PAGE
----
One can also use a population projection to calculate what would happen if immigrants who arrive after the resident population has stopped having babies continue to have babies, rather than stopping as well. For example, one can work out whether and when the population would regain its initial size.
The projection presented here assumes that the birth rates of immigrants are the same as those of the resident population at present. These result in a mean family size of 1.89 children per woman of reproductive age, which is the current rate in the UK. It also assumes that, to begin with, two-thirds of emigrants are return migrants, who immigrated earlier and continue to have babies, and one third of them members of the currently resident population who have stopped childbearing. The latter group of emigrants shrinks as the group who have stopped having babies grows older and eventually dies.
In this scenario, the population of the UK develops a mushroom-shaped age distribution because so few children are born relative to the size of the adult population. It shrinks in size, but remains a lot larger than if the immigrants were also to stop having babies. The population reaches a minimum of 46 million in 2095 and then starts to grow again, as childbearing by the descendants of immigrants compounds the impact of immigration itself. By 2140 the population has risen to 61.4 million.
Projected population of the United Kingdom at 25 year intervals, assuming no births among the currently resident population after 2015, but a continuing net inflow of immigrants who give birth at the current rate
Figure 3. Population of the United Kingdom, 2015; and Figure 4. Projected population of the United Kingdom, 2040
Figure 5. Projected population of the United Kingdom, 2065; and Figure 6. Projected population of the United Kingdom, 2090
Figure 7. Projected population of the United Kingdom, 2115; and Figure 8. Projected population of the United Kingdom, 2140
The population pyramids for 2015 and 2140 have a similar shape despite the fact that the population grows during this period. Because the birth, mortality and migration rates of the population in this scenario are all unchanging, by the 2130s it has settled down to an unchanging age distribution. Nevertheless, it continues to grow. Demographers call such populations ‘stable populations’. The special case of a stable population with a growth rate of zero is termed a ‘stationary population’. In this case, the UK population stabilises with a growth rate of 0.76% a year.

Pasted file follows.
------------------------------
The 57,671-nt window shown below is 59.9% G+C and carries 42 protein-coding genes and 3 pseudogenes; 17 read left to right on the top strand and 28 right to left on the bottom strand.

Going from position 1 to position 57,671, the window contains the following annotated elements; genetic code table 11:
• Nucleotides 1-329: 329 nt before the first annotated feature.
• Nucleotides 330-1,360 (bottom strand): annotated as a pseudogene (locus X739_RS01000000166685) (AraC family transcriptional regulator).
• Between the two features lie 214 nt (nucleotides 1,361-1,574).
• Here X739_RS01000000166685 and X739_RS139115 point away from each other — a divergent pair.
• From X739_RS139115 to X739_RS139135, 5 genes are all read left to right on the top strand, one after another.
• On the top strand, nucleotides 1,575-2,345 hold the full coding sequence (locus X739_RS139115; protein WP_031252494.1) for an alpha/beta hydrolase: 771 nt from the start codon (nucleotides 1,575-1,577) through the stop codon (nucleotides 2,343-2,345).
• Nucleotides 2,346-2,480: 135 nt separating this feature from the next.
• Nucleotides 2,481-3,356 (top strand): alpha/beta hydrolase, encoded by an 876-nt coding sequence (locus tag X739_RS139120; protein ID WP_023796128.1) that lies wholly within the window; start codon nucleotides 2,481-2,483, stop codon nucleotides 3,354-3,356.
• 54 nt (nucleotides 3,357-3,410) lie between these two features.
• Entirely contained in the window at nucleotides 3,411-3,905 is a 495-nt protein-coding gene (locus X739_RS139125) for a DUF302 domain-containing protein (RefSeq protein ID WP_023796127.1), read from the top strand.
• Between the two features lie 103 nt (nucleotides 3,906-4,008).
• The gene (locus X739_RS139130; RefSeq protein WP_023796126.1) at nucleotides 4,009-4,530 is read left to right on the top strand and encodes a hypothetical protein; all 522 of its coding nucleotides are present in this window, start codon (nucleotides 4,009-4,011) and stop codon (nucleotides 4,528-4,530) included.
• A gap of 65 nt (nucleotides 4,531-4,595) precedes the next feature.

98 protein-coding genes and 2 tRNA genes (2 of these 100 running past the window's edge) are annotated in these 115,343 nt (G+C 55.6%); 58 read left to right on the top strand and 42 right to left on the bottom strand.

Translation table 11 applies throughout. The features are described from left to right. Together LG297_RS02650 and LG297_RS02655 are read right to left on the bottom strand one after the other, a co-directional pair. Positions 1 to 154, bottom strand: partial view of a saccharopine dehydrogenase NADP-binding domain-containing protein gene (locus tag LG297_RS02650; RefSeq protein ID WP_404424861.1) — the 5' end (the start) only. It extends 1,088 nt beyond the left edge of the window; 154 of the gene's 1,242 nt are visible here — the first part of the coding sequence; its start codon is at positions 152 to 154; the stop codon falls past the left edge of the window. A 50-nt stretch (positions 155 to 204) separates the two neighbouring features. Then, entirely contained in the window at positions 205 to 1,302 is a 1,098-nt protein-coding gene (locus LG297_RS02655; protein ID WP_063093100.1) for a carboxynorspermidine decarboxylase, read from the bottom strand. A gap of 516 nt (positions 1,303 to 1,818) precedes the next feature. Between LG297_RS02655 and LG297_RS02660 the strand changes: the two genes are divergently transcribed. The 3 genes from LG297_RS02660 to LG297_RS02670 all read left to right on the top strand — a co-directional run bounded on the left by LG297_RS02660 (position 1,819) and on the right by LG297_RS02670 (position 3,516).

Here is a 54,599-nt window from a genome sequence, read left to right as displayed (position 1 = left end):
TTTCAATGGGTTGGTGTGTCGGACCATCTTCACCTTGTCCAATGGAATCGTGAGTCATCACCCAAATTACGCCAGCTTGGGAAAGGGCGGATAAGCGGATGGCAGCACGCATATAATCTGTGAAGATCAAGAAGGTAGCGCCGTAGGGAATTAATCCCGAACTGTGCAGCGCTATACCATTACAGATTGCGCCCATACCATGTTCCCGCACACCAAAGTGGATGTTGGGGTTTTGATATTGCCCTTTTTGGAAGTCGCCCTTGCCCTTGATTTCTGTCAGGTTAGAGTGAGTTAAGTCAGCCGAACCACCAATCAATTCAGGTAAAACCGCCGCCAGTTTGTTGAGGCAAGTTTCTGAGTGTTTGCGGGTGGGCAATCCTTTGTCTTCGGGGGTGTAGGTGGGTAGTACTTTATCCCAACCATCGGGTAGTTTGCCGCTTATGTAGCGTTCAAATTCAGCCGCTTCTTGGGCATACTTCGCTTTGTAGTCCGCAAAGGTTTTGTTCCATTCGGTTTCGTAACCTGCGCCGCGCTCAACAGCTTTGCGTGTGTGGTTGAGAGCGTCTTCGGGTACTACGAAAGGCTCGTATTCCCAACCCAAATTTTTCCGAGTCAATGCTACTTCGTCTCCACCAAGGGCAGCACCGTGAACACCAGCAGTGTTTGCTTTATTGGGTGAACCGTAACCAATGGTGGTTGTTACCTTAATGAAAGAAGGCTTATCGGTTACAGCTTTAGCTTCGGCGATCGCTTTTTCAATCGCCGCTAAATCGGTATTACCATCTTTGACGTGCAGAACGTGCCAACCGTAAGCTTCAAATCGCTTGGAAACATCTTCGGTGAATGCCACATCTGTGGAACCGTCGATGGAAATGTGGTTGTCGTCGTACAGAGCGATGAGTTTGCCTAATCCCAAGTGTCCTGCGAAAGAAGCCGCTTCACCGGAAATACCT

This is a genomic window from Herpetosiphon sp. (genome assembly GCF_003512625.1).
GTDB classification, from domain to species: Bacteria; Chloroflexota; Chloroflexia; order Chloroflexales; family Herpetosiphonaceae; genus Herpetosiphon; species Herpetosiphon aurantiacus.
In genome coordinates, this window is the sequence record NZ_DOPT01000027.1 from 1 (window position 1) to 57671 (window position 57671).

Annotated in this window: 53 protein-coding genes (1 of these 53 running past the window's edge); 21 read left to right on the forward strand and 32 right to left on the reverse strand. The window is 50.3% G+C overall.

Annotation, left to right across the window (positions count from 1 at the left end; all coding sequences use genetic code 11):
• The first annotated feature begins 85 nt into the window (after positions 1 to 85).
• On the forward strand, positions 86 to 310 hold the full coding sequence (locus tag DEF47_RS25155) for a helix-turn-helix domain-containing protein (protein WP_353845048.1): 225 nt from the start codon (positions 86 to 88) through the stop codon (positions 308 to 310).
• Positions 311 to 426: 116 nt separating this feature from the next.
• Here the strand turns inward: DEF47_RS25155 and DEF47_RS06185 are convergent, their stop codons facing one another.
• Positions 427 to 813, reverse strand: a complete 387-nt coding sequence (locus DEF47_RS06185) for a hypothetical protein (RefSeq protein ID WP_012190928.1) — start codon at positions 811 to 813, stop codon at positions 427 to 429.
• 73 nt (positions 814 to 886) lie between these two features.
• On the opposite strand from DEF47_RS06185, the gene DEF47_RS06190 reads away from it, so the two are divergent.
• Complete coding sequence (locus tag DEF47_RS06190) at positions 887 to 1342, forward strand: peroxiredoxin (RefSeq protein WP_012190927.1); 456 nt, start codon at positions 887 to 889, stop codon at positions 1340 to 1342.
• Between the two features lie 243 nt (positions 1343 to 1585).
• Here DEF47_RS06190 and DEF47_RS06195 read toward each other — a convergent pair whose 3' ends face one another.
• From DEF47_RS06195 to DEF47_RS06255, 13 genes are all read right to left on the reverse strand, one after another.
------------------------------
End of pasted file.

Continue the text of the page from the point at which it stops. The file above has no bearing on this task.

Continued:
This growth rate will remain 0.76% for as long as the population’s birth, mortality and migration rates remain the same. The maths of this was worked out by Alfred Lotka between 1907 and 1939. He proved that any population with fixed vital rates converges to a stable age distribution over the course of about four generations and that this distribution is unaffected by the initial age distribution of the population and determined solely by its vital rates. In other words, populations forget their past.
Given that, in this scenario, the UK population has stabilised by 2140, one can use the standard formula for exponential growth to calculate how much longer it will take to increase to 65.1 million again:
where r is the annual growth rate and t is time in years. Therefore:
The population will reach 65.1 million again early in 2148.
One thing that this exercise demonstrates is that migration can have a considerable impact on long-term trends in the size of national populations. As children have two parents, a mean family size of 1.89 children is below replacement-level fertility.
So what will happen if the currently resident population continues to have babies at this rate, instead of stopping childbearing? Well, if immigration ceased immediately, the population would start to shrink in about 10 years time and drop to about 46 million by the end of the century. Yet if, as ONS’s principal projections assume, this level of fertility is combined with a net inflow of migrants in the long term of less than 0.3% of the existing population each year, the population will end up about twice this size by the same date.
- An edited version of this article appears in the April 2016 print edition of Significance. Subscribe now, or join the Royal Statistical Society or the American Statistical Association to receive your copy.